Duke University scholars Philip Cook and Kristin Goss, who are sympathetic to gun control efforts, assessed the ban in a book published this year and concluded, "There is no compelling evidence that it saved lives." A 2004 study led by Christopher Koper of the University of Pennsylvania agreed: "We cannot clearly credit the ban with any of the nation's recent drop in gun violence."
Homicides did decline after it became law -- but they fell as well in the years after its 2004 expiration. From the standpoint of the safety and security of the American people, the prohibition was a non-event.
But gun control advocates, with a heroic disregard for real-world evidence, have never given up trying to get rid of these arms. The latest effort is a lawsuit filed by families of students and employees killed at Sandy Hook Elementary School in Newtown, Conn., two years ago.
The complaint says the maker and sellers of the AR-15 used by Adam Lanza should have to pay damages because in putting it on the market, they "chose to disregard the unreasonable risks the rifle posed." If they were held liable, the companies might also be ordered to stop selling it.
The AR-15 is too dangerous to tolerate, the lawsuit argues, because it is a military weapon whose "overwhelming firepower" and "extreme efficiency" serve to produce "maximum carnage." But the argument proves too much and too little.
If this gun has no place in civilian hands because of its destructive power, the same holds for plenty of other rifles that fire larger bullets than the .223 caliber rounds used by Lanza. If the problem is that it can fire rapidly, the charge applies to other semiautomatic firearms -- which are the majority of guns sold in America. (This and other "assault weapons" are not machine guns.)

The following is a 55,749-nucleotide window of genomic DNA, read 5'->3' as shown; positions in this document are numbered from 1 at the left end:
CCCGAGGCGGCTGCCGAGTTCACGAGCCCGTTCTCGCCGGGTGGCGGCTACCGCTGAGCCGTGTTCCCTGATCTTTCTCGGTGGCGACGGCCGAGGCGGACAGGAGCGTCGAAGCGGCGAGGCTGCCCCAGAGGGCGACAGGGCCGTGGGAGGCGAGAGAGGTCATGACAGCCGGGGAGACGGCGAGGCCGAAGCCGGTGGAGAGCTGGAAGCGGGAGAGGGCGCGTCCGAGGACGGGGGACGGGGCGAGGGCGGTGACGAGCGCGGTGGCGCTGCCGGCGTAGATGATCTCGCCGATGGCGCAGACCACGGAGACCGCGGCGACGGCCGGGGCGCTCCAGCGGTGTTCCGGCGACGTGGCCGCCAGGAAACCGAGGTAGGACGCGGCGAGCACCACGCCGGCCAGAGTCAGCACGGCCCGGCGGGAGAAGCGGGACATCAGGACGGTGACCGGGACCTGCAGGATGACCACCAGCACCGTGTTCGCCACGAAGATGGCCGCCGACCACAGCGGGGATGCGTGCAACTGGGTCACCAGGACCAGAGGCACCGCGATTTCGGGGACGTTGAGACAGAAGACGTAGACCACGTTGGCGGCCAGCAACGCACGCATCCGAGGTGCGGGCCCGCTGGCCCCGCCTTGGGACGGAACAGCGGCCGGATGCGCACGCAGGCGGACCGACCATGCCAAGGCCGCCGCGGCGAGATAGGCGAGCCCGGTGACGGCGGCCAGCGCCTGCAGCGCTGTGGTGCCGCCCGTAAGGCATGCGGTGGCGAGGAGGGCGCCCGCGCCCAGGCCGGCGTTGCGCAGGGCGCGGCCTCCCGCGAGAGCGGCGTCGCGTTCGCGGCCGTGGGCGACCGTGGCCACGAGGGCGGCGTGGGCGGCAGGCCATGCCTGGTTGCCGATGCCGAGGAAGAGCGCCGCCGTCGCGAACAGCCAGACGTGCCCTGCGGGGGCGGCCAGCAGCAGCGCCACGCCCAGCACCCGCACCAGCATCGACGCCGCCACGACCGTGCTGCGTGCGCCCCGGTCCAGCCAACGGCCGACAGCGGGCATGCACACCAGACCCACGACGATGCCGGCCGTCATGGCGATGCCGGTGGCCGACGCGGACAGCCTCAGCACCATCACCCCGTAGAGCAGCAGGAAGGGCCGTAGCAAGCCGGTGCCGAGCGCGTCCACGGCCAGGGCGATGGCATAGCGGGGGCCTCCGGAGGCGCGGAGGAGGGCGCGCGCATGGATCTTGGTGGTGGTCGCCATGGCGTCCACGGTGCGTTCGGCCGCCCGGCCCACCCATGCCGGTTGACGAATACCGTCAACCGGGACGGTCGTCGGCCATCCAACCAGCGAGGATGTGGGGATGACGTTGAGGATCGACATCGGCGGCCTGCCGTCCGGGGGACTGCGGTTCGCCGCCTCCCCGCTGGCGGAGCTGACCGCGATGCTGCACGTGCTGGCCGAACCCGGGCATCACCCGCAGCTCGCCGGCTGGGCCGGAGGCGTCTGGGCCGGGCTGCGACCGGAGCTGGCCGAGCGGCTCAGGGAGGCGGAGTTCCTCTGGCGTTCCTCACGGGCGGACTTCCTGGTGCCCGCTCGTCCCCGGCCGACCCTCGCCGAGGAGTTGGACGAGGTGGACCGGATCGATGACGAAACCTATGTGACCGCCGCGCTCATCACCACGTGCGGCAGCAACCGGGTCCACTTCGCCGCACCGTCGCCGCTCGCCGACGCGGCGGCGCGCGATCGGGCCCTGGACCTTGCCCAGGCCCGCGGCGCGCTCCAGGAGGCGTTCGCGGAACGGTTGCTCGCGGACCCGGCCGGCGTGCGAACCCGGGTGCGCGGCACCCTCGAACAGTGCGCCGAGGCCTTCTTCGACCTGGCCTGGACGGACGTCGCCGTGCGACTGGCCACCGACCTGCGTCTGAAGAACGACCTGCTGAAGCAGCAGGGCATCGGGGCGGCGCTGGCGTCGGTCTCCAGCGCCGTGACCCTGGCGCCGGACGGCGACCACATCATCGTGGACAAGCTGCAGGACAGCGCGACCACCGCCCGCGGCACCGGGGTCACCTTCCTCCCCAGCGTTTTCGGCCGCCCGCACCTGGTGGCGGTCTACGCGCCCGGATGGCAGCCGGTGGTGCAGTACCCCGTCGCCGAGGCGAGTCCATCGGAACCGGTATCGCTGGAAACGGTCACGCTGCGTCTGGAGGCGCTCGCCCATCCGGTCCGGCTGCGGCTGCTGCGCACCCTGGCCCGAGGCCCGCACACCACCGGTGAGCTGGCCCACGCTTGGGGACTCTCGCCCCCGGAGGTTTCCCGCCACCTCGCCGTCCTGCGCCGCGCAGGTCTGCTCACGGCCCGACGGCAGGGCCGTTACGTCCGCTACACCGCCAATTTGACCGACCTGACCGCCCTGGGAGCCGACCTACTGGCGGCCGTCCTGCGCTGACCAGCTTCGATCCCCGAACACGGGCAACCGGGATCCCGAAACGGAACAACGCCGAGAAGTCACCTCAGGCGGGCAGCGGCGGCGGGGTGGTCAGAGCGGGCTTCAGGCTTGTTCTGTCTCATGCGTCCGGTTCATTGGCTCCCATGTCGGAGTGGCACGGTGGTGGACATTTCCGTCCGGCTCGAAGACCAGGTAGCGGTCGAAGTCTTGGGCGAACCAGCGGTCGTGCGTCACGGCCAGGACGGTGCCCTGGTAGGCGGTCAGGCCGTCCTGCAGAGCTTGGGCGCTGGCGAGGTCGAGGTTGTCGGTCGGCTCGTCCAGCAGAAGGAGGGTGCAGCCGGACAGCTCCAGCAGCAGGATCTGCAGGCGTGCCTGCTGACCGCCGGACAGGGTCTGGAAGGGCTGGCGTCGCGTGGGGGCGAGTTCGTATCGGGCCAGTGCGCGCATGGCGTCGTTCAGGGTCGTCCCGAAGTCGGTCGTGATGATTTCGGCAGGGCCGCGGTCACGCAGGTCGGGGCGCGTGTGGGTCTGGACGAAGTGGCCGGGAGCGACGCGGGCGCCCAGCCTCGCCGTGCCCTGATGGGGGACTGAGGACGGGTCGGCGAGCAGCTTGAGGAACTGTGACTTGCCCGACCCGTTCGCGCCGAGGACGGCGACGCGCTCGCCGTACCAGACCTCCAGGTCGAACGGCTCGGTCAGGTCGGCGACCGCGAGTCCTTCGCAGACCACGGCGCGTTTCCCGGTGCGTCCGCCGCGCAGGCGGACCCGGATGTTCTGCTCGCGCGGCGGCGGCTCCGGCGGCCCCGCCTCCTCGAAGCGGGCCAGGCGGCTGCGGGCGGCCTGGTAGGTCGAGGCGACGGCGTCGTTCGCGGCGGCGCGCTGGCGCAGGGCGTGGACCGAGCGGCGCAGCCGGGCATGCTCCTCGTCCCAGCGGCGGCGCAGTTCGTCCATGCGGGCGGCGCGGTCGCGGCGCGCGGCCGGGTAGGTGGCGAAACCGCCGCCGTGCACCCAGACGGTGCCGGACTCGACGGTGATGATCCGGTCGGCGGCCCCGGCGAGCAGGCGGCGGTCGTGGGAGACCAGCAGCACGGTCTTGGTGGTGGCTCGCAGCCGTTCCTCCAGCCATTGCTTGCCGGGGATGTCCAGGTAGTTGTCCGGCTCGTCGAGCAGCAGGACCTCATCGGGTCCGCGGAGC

It can use a high-capacity magazine? So can millions of firearms omitted from the lawsuit. AR-15s are sometimes used to kill people, true, but it's handguns that account for most gun murders. By the logic of the lawsuit, any and all guns could be forced off the market -- which, come to think of it, could be the point.
The implication is that if Lanza's mother had not been able to buy an AR-15, he would not have been able to wreak so much havoc. But Nancy Lanza could have bought other weapons that would have fully served his grotesque purposes.
What the lawsuit overlooks is that the vast majority of AR-15s have not been misused. They were sold to law-abiding citizens for perfectly legitimate purposes like hunting and target shooting. Banning them because a few lunatics may get hold of them is like banning Corvettes because some irresponsible buyers will drive 100 mph and end up in fatal crashes.
Central to the case is an old legal doctrine called "negligent entrustment." If I lend my car to someone who is visibly drunk, I can be held liable if he runs someone over. The plaintiffs want to use a novel version of that policy to punish gun companies.
The lawsuit doesn't say gun companies should be blocked from selling AR-15s to anyone known to be dangerous -- which Nancy Lanza was not. It says gun companies should be blocked from selling to (SET ITAL) anyone (END ITAL), simply because some microscopic percentage of buyers will turn out to be mass murderers.
Some years ago, anti-gun organizations filed lawsuits trying to bankrupt firearm companies by holding them financially responsible for crimes committed with guns. It was the equivalent of suing Budweiser for alcohol-fueled violence or General Motors for traffic fatalities. Congress headed them off by passing a law prohibiting this type of liability.
Its judgment reflected the prevailing sentiment that the benefits of legal firearms outweigh the harms. The public and its elected representatives don't believe "assault weapons" are excessively hazardous or that eliminating them would appreciably hinder those bent on killing.
The courts are not likely to overrule those choices. In this battle, the gun control advocates have two formidable enemies: the law and experience.